Classification and systematics[edit]

Since John Ostrom first described Sauropelta in 1970, it has been recognized as a member of the family Nodosauridae.[5] The nodosaurids, along with the family Ankylosauridae, belong within the infraorder Ankylosauria. Nodosaurids are characterized by certain features of the skull, including the mandible (lower jaw), which curves downwards at the end. Overall, nodosaurids had narrower snouts than the ankylosaurids, and also lacked the heavy ankylosaurid tail clubs.[6] Nodosaurids, like ankylosaurids, are found in North America, Asia, and Europe.

While the systematics (evolutionary relationships) of nodosaurids have not been firmly established, the genera Sauropelta, Silvisaurus and Pawpawsaurus are sometimes considered to be basal to geologically younger nodosaurids like Panoplosaurus, Edmontonia, and Animantarx.[3][7] In a 2001 analysis, Carpenter included the former three genera in a sister clade to a group containing the latter three, although he found that Panoplosaurus could belong to either clade, depending which taxa and characters were chosen.[8]

Discovery and naming[edit]

AMNH specimen

In the early 1930s, famed dinosaur hunter and paleontologist Barnum Brown collected the holotype specimen of Sauropelta (AMNH 3032, a partial skeleton) from the Cloverly Formation in Big Horn County, Montana. The locality is inside the Crow Indian Reservation. Brown also discovered two other specimens (AMNH 3035 and 3036). The latter is one of the best-preserved nodosaurid skeletons known to science, includes a large amount of in situ armor, and is on display in the American Museum of Natural History in New York City. AMNH 3035 preserves the cervical armor and most of a skull, missing only the end of the snout. Expeditions in the 1960s led by the equally renowned John Ostrom of Yale University's Peabody Museum of Natural History recovered additional incomplete specimens from the Cloverly. In 1970, Ostrom coined the genus Sauropelta to include remains discovered by both expeditions. Derived from the Greek σαυρος/sauros ('lizard') and πελτε/pelte ('shield'), this name is a reference to its bony armor.[5] Although Ostrom originally named the species S. edwardsi, nomenclaturist George Olshevsky corrected the spelling to S. edwardsorum in 1991 to conform to Latin grammar rules.[9]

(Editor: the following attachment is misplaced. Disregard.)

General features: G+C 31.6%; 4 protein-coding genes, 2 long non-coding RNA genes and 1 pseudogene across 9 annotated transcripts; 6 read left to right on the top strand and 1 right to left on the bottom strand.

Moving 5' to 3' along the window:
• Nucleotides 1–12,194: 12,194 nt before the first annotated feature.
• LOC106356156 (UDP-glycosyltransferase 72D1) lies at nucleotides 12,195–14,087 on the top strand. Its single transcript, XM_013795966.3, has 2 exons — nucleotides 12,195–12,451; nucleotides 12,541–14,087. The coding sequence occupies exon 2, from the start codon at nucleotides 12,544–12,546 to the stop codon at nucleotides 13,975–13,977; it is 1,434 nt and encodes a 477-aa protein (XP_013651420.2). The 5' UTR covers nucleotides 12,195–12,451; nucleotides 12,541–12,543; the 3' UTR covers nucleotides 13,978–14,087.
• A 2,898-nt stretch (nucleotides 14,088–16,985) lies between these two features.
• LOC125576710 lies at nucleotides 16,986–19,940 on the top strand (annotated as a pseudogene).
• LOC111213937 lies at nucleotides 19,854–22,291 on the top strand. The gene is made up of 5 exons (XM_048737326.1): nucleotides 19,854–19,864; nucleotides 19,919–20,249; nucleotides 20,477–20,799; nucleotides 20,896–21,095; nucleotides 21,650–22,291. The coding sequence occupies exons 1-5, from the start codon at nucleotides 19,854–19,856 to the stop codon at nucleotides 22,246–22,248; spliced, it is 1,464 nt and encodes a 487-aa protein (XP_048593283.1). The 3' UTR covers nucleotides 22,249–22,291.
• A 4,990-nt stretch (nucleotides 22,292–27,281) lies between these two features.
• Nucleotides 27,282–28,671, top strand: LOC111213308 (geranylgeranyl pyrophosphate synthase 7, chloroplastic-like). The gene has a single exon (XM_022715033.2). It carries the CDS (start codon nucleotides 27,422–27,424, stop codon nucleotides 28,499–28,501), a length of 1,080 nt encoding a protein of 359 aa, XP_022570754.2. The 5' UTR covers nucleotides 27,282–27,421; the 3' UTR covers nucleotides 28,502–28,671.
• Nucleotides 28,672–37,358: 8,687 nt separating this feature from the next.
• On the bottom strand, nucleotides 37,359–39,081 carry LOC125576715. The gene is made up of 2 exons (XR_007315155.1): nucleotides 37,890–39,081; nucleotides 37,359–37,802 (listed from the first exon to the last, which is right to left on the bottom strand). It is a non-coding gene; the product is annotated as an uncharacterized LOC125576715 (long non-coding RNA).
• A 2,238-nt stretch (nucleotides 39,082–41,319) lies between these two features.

Close up of armour, AMNH

Despite the naming of Sauropelta two years earlier, confusion arose in 1972 when the name "Peltosaurus" was inadvertently published as the caption of a photograph of AMNH 3036.[10] Although Brown never published a name or description for the remains which are now known as Sauropelta edwardsorum, "Peltosaurus" was the name he informally used in lectures and museum exhibits. However, the name Peltosaurus was preoccupied by a genus of North American lizard from an extinct branch of the modern family Anguidae (the alligator lizards and the legless glass lizards) and is no longer used to refer to the dinosaur.[11]

In 1999, Carpenter and colleagues described material of a large nodosaurid from Utah, discovered in a member of the Cedar Mountain Formation called the Poison Strip Sandstone, which is contemporaneous with the Cloverly Formation. He originally referred it to Sauropelta as a possible new species, but it was never named.[12] In more recent publications, Carpenter no longer refers the Poison Strip animal to Sauropelta, only to the family Nodosauridae.[13]

Armor plate

Other recent, but undescribed, discoveries include a complete skull from the Cloverly of Montana[14] and a huge fragmentary skeleton from the Cedar Mountain Formation of Utah.[15] These discoveries have been published only as abstracts for the annual Society of Vertebrate Paleontology conference, and may or may not prove to belong to S. edwardsorum or even Sauropelta when formally published.

Footprint discoveries[edit]

In 1932, Charles Mortram Sternberg reported the presence of the footprints of a large, four-footed dinosaur from Lower Cretaceous rocks in British Columbia, Canada. He described a new ichnogenus and species for these tracks, Tetrapodosaurus borealis, and attributed them to ceratopsians. However, in 1984 paleontologist Kenneth Carpenter re-examined the British Columbian Tetrapodosaurus prints and argued that they were made by ankylosaurs rather than ceratopsians. Specifically, Carpenter concluded that these were probably the footprints of Sauropelta. Five years later, large numbers of Tetrapodosaurus tracks were discovered at the Smoky River Coal Mine near Grande Cache, Alberta. This site is considered the most important ankylosaur track site in the world.[16]